Answers: Trunking for Only Some VLANs

Chris
By Chris November 4, 2015 09:05

Time to check your config versus this latest lab. Do you recall the command and syntax to restrict a trunk on a Catalyst switch from supporting all VLANs? Go try the lab yourself on paper, then come back here and check your answer.

 

 

Answers

Figure 1: Two Switches – Point-to-Point

 

Example 3: SW1 Config

 

Example 4: SW2 Config

 

Commentary

The VLAN configuration follows a straightforward and familiar pattern. In this case, however, the configuration happens to omit any vlan vlan-id global commands. In each switch, the first time the switchport access vlan vlan-id global command identifies a new VLAN not formerly known by the switch, the switch automatically adds the matching vlan vlan-id global command.

A VLAN trunk forwards traffic from multiple VLANs at the same time. It does this on modern switches via the use of IEEE 802.1Q tagging. Assuming the default native VLAN settings are used, Ethernet frames from all VLANs except for VLAN 1 (the default native VLAN) will have an additional tag added to frame while being forwarded over the VLAN trunk. This tag is essentially a label that marks traffic with its respective VLAN. Once the traffic reaches the second device, that device is able to strip the tag off and use the information in it to properly forward the traffic.

Cisco Catalyst switches default their administrative trunking setting – that is, the configured setting by default – to a mode that tells the switch to use the Dynamic Trunking Protocol (DTP) to negotiate whether to operate as a trunk or not. The instructions told us to configure the statically configure the switches to trunk. To do that, a simple config is needed on both switches: the switchport mode trunk command is used on both switches. Both happen to connect to each other with their G0/3 interfaces.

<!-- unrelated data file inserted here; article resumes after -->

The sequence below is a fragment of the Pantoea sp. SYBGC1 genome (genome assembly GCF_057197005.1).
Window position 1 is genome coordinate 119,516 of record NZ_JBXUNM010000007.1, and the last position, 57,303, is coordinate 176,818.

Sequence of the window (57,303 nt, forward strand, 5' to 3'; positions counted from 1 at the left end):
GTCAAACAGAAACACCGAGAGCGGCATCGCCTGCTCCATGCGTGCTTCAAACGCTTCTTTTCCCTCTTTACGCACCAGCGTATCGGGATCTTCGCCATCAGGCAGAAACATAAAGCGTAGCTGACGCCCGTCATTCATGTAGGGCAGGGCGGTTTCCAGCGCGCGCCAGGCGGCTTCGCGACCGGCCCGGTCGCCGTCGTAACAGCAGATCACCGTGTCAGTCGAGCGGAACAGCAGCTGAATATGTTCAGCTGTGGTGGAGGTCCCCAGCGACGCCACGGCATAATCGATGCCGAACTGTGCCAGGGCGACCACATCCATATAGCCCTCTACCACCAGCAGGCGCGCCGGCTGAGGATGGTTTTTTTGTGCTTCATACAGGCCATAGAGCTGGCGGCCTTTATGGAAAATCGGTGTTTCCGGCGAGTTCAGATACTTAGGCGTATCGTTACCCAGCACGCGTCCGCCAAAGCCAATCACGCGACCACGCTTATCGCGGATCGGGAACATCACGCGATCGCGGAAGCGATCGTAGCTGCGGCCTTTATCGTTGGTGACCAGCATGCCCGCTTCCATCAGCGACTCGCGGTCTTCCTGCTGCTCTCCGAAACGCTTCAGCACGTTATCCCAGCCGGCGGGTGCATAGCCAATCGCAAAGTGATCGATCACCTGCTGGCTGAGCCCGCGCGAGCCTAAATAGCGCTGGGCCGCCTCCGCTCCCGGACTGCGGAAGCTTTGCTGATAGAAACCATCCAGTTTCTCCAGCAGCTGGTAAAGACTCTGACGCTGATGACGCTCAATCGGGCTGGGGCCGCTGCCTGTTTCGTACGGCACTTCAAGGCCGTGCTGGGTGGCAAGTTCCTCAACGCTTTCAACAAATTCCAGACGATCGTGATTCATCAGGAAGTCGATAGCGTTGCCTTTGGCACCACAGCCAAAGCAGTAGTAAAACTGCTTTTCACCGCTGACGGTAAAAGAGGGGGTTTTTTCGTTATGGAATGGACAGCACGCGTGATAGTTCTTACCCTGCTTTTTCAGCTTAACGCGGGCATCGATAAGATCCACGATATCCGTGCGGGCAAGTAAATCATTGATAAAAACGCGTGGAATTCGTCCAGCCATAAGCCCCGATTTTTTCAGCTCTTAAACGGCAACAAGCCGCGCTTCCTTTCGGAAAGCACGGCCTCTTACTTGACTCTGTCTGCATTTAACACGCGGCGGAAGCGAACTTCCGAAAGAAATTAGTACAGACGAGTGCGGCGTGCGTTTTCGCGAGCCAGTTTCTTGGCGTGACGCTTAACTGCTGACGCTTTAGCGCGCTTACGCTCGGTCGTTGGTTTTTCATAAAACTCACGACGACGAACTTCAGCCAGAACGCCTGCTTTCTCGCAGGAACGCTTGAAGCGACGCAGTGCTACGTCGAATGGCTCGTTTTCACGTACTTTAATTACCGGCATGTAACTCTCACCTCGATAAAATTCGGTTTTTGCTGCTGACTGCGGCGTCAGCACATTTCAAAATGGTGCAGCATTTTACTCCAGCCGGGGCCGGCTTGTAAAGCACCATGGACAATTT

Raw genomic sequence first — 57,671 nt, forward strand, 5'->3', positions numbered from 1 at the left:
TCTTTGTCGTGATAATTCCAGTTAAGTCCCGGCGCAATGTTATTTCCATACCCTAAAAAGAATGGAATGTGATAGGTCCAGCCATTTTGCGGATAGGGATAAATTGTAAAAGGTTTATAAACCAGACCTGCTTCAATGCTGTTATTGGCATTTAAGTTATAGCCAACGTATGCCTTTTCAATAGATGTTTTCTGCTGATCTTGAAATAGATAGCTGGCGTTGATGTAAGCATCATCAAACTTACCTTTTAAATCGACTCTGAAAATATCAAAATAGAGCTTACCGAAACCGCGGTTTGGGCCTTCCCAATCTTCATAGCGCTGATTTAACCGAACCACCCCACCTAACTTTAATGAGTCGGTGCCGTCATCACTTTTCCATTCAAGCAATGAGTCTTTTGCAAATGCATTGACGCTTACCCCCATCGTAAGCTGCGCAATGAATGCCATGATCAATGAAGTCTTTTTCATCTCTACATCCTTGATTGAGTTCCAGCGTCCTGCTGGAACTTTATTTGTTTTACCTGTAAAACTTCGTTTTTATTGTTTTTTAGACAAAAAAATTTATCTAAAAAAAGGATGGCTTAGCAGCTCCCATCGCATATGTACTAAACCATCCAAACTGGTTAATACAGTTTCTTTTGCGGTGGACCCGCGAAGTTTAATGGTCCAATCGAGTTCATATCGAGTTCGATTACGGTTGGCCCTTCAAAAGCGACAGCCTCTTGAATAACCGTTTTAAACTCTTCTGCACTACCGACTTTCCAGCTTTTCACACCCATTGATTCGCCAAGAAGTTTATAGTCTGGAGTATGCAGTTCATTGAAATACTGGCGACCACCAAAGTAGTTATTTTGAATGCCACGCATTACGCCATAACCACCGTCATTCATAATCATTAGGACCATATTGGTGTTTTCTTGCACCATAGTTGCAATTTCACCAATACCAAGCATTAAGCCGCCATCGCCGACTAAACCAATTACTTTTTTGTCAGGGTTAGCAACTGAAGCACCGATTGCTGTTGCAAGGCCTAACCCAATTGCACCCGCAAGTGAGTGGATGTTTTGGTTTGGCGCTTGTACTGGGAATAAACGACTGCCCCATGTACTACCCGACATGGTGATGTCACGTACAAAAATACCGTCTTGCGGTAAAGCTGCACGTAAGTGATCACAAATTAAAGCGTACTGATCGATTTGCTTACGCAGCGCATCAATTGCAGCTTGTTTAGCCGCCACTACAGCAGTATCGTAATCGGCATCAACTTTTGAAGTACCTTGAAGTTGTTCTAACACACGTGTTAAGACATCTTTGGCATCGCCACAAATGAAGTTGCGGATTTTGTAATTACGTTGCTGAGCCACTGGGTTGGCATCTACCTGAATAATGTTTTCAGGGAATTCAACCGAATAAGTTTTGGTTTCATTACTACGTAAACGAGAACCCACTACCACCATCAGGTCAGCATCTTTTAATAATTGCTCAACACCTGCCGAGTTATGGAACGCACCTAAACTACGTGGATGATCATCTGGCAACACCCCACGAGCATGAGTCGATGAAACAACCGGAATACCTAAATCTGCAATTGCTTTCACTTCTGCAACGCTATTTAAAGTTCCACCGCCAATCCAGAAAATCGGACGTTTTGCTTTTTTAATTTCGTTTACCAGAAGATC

Trunks support all defined VLANs by default. To achieve that final requirement of disallowing any new VLAN’s traffic from crossing this trunk, until such time as the configuration is changed, you could remove all the other VLANs from the trunk besides VLANs 100, 200, and the (default) native VLAN 1. Use the switchport trunk allowed vlan remove 2-99,101-199,200-4094 interface subcommand to do so. Alternately, you could directly define the VLANs using the switchport trunk allowed vlan 1,100,200 interface subcommand.

Finally, depending on how you read the requirements, you might have added the switchport nonegotiate command to each port as well. This command disables DTP. Whether you did so or not, the link between the two switches would still operate as a trunk due to the static configuration.

Trunking for Only Some VLANs
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Chris
By Chris November 4, 2015 09:05
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12 Comments

  1. Bojan November 4, 11:08

    I am struggling to grasp why DTP is even a “good thing”(tm). Why would an admin ever choose to make a trunk port an access port in a hurry? Without DTP, I know for certain what port is for what on the network. Granted, DTP gives us the option of converting a trunk into access, but then the trunking capacity could be compromised, or the Po is shrunk..etc. Do you know of any real world cases where DTP is useful?

    Reply to this comment
    • Mike November 4, 20:55

      @Bojan:
      Agreed, DTP can rank right up there (or add to the problem) with VTP regarding its danger. Off-topic: I’ve seen one recent instance where a switch was left with DTP on, it negotiated to trunk, and VTP blitzed the VLAN database (oopsie!). VTP transparent mode and nonegotiate would have saved the bacon on that one.

      From what I’ve gathered, “real world” is to explicitly trunk. As you mentioned, it will be exactly what we expect… a _trunk_. And with DTP off, an attacker cannot trick the switch into a trunk we don’t want. The explict trunking config also serves as documentation if all we had was the switch config (and not console/vty access). 😉